Academic journal article The Mailer Review

Heading off Satisfaction in Tough Guys Don't Dance

Academic journal article The Mailer Review

Heading off Satisfaction in Tough Guys Don't Dance

Article excerpt

L'ennui n'est pas loin de la jouissance: il est la jouissance vue des rives du plaisir.

Boredom is not far from bliss; it is bliss seen from the shores of pleasure.--Roland Barthes, The Pleasure of the Text

In a mainstream hollywood film, much of the appeal is based upon the prohibition of excessive enjoyment--a condition of too much attainment--so that the audience is delivered its pleasure piecemeal, in fits and starts. Within individual scenes and sequences, as well as over the course of whole films, various goals are established and their arrival is carefully managed so that the best is saved for last and we never get too much of what we think we want. As film theorist Todd McGowan explains, in cinema as in everyday life, the object of desire "remains pleasurable only insofar as it remains absent and impossible":

Films provide a hint of enjoyment through the fantasy scenarios they deploy, but not too much. They remain pleasurable rather than becoming authentically enjoyable and thus threatening. The pleasure depends on an abbreviated deployment of fantasy, one that ends before it reaches its traumatic point. (Lynch '05)

By meting out pleasure in this way, mainstream cinema guarantees the audience's engagement, but at the cost of enforcing a certain regularity and normalization. Other options do exist, of course--a traumatic excess of on-screen pleasure can be approached and even sustained--but profit-driven Hollywood does not usually consider such tactics viable. Imagine, for instance, a Die Hard-style action adventure film that delivers all the spectacular car chases and explosions we expect, but then at some point in the narrative fails to cease to deliver them, so that we get a twenty-minute sequence of pyrotechnic mayhem, with orange balls of fire repeatedly filling the screen, rocking the theater's sound system. We got what we wanted, didn't we? Of course not, because, as McGowan suggests, the object of desire in cinema must always remain fantasmatic--partly denied, temporarily suspended, or veiled halfway out-of-fram--in order to continually fuel our attraction. In other words, our (partial) enjoy-ment cannot be permitted to lapse into (permanent) enjoy-ance. Directed by Norman Mailer in 1987, with a screenplay adapted by the author from his 1984 novel, Tough Guys Don't Dance flaunts the rules of attraction I have just outlined, and thus constitutes an impossible production, (1) a mainstream Hollywood film that refuses to prohibit enjoyment or modulate satisfaction, and instead delivers a full-on excess of attainment, resulting in a kind of sublime pleasure-in-pain.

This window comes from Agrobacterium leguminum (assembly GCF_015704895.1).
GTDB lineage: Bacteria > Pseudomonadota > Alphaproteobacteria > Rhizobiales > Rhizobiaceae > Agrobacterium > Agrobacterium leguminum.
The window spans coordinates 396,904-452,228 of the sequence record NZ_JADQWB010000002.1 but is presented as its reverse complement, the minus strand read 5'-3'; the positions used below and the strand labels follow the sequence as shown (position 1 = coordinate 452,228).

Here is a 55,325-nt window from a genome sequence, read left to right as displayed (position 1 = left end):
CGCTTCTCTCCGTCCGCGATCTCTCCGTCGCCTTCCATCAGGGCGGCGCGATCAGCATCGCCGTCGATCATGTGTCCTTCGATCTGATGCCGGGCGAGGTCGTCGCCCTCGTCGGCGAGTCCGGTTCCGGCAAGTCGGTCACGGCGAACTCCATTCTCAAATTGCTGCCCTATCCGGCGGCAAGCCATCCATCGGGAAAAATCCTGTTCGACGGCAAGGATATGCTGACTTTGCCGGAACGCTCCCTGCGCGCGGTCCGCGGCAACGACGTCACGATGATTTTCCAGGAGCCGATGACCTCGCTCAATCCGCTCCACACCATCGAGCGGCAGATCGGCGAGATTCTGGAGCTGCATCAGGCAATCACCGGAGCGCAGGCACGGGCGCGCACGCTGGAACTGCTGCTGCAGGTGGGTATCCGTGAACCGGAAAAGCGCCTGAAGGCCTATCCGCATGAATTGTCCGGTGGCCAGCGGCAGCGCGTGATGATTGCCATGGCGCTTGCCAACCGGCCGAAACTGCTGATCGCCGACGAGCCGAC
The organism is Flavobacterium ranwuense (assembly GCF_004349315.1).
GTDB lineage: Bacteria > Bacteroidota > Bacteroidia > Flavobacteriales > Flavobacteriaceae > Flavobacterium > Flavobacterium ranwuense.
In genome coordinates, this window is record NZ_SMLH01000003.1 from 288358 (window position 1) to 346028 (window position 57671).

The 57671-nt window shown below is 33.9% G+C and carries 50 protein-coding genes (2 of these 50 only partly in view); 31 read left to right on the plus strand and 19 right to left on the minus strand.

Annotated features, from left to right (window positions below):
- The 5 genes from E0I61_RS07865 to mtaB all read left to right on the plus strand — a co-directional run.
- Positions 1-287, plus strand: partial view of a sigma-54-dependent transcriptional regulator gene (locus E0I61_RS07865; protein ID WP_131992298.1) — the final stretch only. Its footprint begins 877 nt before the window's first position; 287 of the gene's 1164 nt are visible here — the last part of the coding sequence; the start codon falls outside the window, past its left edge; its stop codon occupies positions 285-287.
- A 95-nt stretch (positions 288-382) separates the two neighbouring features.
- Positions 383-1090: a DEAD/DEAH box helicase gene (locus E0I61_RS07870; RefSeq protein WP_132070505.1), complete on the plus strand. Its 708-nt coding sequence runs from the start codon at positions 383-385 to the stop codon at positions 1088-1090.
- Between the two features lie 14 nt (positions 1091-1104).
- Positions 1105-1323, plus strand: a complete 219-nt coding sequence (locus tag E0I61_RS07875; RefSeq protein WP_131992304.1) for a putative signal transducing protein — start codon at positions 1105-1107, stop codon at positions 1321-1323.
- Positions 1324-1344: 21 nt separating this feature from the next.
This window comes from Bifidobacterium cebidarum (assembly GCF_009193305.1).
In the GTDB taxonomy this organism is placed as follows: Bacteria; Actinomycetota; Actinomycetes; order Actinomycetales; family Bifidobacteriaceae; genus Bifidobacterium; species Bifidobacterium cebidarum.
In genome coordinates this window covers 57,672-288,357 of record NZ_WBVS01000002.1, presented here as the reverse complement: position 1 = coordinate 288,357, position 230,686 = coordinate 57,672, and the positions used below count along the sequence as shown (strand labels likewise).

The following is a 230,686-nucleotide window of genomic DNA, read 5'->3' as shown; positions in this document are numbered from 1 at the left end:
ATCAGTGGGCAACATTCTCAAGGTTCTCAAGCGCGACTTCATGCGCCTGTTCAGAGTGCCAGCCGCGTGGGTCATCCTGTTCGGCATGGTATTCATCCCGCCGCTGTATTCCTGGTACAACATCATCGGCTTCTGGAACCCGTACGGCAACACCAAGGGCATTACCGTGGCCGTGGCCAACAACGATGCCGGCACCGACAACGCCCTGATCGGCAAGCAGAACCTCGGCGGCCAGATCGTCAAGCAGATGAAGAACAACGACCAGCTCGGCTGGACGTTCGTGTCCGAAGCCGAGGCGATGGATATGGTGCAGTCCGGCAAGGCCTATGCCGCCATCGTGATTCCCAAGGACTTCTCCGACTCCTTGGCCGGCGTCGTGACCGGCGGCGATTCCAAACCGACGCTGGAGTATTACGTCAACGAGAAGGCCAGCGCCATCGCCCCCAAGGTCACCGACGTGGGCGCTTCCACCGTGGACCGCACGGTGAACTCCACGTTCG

From the time of its theatrical release, and in numerous DVD reviews since, the relative merits of Tough Guys Don't Dance (hereafter TGDD) have been playfully adjudicated in the popular press and on the web, with many critics deriding the film as a pointless vanity project, a self-satisfied exercise in overindulgence. To such critiques, fans of the film respond: yes, exactly, don't you just love it?! In an effort to challenge this binarism, and as a means of theorizing a particular mode of cinematic enjoyment, I want to argue that Mailer's predominant tactic in the film, more achievable in temporally-regulated cinema than in literary fiction, is suffusion--a rejection of cinema's conventional gaps and deferrals in favor of a relentless delivery of the object of desire. Such excessive, suffocating fulfillment, I argue, transports viewers to the forbidden zone beyond pleasure that Jacques Lacan designates "jouissance." Lacanian theorist Bruce Fink glosses this crucial term as follows:

   The subject comes into being as a form of attraction toward and
   defense against a primordial, overwhelming experience of what the
   French call jouissance: a pleasure that is excessive, leading to a
   sense of being overwhelmed or disgusted, yet simultaneously
   providing a sense of fascination. (xii)

Here, jouissance figures as a third term in which pleasure and pain coincide; it is simultaneously a transgression of homeostasis and a prolonged orgasmic bliss that cannot be tolerated. …

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